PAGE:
Classical Training: The Shoulder In

Sat, 12/01/2012 - 11:12
Training Your Horse

I love reading articles that say "and then we start the shoulder-in" as if that sums it up! Probably if you have trained numerous horses to Grand Prix level, the shoulder-in comes as naturally to you as the aid to go to canter. However, for most of us the shoulder-in is much more difficult to achieve

and even if we know how it should theoretically go, putting it into practice is far more difficult!

We have all read that around the age of 5 or 6, when a young horse has established rhythm and balance, we should begin to incorporate lateral exercises into our training. Executing these exercises on a young horse which has no idea what you are asking him to do is not as simple as pointing him in the right direction and giving an aid.

The first time I asked shoulder-in, I performed what I term "the screw myself up into a ball" routine and zig zagged my way pathetically up the long side, with Batialo wondering why I was collapsing above him.

Most commonly, when beginning the shoulder-in, riders tend to shift their weight onto their outside seatbone and slump over to create a highly ineffective slouch position towards the inside of the horse. This then forces us to draw our inside leg up, making the inside leg aid almost completely ineffective, and at the same time throwing us off balance and forcing the horse's energy to escape, normally through the outside shoulder.

Truth is getting a good shoulder-in is extremely difficult and it requires not only the technical knowledge, but a great deal of rider concentration and co-ordination to get it right! If your horse is falling in, losing the three tracks, not gaining enough angle, losing rhythm, not establishing the correct bend, falling through the outside shoulder, or wobbling hysterically in and out from the wall, it's because of you!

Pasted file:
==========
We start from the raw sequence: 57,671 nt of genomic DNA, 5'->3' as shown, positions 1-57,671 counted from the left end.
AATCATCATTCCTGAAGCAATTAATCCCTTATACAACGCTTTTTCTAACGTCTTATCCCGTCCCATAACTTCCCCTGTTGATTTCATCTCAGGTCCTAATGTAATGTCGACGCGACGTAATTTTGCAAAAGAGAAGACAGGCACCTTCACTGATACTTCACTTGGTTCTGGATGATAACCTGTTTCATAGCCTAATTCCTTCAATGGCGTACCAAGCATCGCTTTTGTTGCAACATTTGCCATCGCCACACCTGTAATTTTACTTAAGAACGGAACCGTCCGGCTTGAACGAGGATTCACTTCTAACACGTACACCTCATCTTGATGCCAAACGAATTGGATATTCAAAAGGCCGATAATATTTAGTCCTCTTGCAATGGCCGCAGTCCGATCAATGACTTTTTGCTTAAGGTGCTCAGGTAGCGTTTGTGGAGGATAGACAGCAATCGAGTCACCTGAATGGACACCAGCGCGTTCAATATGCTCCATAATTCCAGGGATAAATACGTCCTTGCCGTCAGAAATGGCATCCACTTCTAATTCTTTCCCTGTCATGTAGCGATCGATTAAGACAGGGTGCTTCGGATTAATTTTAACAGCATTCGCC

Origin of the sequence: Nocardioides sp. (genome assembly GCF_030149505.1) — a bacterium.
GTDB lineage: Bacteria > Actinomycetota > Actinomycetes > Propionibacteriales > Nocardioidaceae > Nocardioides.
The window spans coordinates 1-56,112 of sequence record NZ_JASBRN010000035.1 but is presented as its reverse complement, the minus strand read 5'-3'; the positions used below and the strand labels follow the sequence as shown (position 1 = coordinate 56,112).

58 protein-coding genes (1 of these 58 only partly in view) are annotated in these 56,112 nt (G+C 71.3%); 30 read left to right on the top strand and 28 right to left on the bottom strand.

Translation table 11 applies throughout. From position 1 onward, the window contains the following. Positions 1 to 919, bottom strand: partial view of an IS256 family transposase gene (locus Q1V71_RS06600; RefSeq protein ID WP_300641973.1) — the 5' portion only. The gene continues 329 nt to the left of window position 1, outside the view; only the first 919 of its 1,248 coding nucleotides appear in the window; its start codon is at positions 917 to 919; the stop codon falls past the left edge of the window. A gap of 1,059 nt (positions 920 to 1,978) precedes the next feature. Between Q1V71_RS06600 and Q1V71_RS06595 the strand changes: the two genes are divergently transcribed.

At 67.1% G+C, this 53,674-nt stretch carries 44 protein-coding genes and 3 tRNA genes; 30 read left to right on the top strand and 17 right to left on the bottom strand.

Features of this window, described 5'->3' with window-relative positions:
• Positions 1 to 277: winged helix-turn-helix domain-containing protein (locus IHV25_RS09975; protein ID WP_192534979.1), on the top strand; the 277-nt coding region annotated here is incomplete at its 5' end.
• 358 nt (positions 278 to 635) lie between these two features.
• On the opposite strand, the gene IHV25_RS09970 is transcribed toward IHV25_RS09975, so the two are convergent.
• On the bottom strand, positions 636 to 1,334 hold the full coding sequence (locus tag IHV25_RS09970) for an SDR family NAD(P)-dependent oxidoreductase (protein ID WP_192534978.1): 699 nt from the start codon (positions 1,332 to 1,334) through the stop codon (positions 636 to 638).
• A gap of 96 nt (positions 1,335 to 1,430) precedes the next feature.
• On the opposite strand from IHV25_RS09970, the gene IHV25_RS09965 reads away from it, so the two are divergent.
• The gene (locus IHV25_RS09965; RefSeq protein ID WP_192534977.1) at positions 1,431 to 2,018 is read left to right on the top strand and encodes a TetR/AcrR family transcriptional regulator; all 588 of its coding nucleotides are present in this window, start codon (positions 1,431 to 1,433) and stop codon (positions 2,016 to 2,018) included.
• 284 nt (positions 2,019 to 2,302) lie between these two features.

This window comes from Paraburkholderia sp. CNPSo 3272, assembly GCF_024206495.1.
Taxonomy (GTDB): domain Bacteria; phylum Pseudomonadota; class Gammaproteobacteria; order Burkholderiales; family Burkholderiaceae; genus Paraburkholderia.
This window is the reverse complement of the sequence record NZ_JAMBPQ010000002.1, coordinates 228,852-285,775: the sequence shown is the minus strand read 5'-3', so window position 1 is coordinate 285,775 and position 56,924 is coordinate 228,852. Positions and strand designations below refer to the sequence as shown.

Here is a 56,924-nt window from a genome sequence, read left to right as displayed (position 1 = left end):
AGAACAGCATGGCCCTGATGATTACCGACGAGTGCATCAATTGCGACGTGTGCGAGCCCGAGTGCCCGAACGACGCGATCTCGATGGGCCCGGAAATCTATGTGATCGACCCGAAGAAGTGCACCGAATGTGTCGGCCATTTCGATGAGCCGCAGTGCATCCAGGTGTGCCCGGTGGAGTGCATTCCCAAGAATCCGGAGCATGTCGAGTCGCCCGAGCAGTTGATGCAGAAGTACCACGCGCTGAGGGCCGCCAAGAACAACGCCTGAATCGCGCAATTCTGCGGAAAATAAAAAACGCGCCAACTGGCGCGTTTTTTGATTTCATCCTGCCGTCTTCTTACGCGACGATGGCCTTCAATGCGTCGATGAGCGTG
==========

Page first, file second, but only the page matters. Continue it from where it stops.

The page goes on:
Firstly, the best way to begin shoulder-in, is out of the corner, and the rider should use the corner to their advantage, ensuring they get the balance, and the bend ready, to ease into the shoulder-in

"Shoulder-in is a passing of the corner which continues until the end of the long side of the arena." N.Oliveira (1998, 63).

Alternatively, the shoulder-in can be started out of a ten metre circle and Mariette Withages uses this is an effective way to set up the angle. Mariette instructed me to begin the small circle in the corner and as I reached the long side to continue on the circle one stride, until my horses shoulders came off the track, and then, use a long, relaxed touching inside leg to ask the horse to continue up the long side.

A rider's position in the shoulder-in is of course crucial, and many, myself included, have a tendency to curl up into a ball. The important thing to remember is to sit tall, open up your inside shoulder, put your weight down your inside leg, and allow the horse to move across with the use of an open and supple hip.

In the shoulder-in hold your body against your outside elbow. A good shoulder-in should enable the rider to give with the inside rein, and maintain the power through the use of inside leg into outside rein aids.

"Demanding the shoulder-in means controlling the outside  rather than driving the inside." N.Oliveira (1998, 63).

The coming out of the shoulder-in is equally important and a good way to check the rider had maintained outside rein stability. In the beginning, go only half way down the arena, and then use the outside rein to ease the horse across the diagonal. This will set up an easy straighten after the shoulder-in, which is often overlooked by riders, the shoulder-in's completion.

Finally, the trot you have when you enter the shoulder-in is crucial! "If I have the horse well in front of both legs, and soft on the inside rein as I go into the shoulder-in, it usually falls into place by itself, so to speak," said dressage rider Kicki Linnell Fraser.

by Sarah Warne for Eurodressage

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